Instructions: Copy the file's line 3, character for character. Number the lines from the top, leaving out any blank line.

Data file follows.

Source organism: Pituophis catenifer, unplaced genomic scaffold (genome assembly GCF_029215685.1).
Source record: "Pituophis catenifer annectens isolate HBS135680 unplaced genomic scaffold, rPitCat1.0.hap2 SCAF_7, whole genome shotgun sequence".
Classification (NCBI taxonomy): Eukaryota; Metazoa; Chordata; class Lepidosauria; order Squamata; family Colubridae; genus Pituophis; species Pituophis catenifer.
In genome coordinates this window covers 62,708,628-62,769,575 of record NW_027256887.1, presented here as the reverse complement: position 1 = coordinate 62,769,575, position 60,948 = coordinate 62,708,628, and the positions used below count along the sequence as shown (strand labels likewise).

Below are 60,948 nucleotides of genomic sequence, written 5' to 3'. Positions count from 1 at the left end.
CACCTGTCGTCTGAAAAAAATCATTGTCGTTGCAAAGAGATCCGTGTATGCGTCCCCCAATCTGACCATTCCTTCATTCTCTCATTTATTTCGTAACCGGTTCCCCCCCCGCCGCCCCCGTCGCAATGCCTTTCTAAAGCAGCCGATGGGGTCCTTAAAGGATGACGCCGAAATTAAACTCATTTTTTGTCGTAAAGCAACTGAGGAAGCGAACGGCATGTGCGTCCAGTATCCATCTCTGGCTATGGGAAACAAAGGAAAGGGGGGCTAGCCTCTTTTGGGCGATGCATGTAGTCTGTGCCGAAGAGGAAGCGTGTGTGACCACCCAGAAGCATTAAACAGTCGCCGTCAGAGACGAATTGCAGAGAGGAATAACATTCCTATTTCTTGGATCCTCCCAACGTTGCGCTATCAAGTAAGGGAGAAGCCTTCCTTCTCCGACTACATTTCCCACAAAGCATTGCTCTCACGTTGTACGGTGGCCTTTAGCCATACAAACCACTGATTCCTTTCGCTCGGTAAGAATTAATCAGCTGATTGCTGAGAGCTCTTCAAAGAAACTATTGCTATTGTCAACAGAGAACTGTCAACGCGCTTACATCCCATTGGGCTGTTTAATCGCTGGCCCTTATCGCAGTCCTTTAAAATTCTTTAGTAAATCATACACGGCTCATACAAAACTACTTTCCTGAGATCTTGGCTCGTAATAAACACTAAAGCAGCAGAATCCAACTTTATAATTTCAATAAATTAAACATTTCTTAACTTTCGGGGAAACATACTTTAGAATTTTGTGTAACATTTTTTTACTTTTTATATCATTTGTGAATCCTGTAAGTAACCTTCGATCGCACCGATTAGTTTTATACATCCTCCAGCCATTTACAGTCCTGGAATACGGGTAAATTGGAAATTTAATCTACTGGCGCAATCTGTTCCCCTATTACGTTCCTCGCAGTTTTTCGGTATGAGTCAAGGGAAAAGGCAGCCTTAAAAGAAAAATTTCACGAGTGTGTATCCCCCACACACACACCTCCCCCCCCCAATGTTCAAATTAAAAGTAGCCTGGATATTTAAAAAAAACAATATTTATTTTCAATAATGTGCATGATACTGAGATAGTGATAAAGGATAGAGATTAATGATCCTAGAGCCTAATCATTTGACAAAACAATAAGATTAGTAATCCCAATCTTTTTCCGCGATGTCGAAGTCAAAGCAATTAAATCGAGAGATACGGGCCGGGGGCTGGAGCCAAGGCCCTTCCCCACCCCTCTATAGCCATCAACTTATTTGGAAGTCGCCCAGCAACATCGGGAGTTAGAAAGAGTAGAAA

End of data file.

Classification (NCBI taxonomy): Eukaryota; Metazoa; Chordata; class Lepidosauria; order Squamata; family Colubridae; genus Pituophis; species Pituophis catenifer.